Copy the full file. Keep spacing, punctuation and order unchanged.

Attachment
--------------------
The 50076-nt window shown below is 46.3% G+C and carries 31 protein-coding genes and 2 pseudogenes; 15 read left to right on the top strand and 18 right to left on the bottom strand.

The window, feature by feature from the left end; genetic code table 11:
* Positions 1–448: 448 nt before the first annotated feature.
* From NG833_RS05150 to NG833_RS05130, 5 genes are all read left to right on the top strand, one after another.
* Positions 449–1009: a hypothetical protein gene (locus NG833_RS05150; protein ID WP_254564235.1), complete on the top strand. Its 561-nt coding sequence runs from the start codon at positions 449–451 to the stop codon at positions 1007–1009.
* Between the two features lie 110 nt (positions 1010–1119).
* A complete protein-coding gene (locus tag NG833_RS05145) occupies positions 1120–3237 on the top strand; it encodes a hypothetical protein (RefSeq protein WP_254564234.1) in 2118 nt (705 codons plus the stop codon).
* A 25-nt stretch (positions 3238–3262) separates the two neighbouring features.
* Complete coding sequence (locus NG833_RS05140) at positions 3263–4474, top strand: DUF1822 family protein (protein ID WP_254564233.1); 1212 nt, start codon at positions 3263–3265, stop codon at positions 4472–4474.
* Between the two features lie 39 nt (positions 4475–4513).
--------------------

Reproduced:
The 50076-nt window shown below is 46.3% G+C and carries 31 protein-coding genes and 2 pseudogenes; 15 read left to right on the top strand and 18 right to left on the bottom strand.

The window, feature by feature from the left end; genetic code table 11:
* Positions 1–448: 448 nt before the first annotated feature.
* From NG833_RS05150 to NG833_RS05130, 5 genes are all read left to right on the top strand, one after another.
* Positions 449–1009: a hypothetical protein gene (locus NG833_RS05150; protein ID WP_254564235.1), complete on the top strand. Its 561-nt coding sequence runs from the start codon at positions 449–451 to the stop codon at positions 1007–1009.
* Between the two features lie 110 nt (positions 1010–1119).
* A complete protein-coding gene (locus tag NG833_RS05145) occupies positions 1120–3237 on the top strand; it encodes a hypothetical protein (RefSeq protein WP_254564234.1) in 2118 nt (705 codons plus the stop codon).
* A 25-nt stretch (positions 3238–3262) separates the two neighbouring features.
* Complete coding sequence (locus NG833_RS05140) at positions 3263–4474, top strand: DUF1822 family protein (protein ID WP_254564233.1); 1212 nt, start codon at positions 3263–3265, stop codon at positions 4472–4474.
* Between the two features lie 39 nt (positions 4475–4513).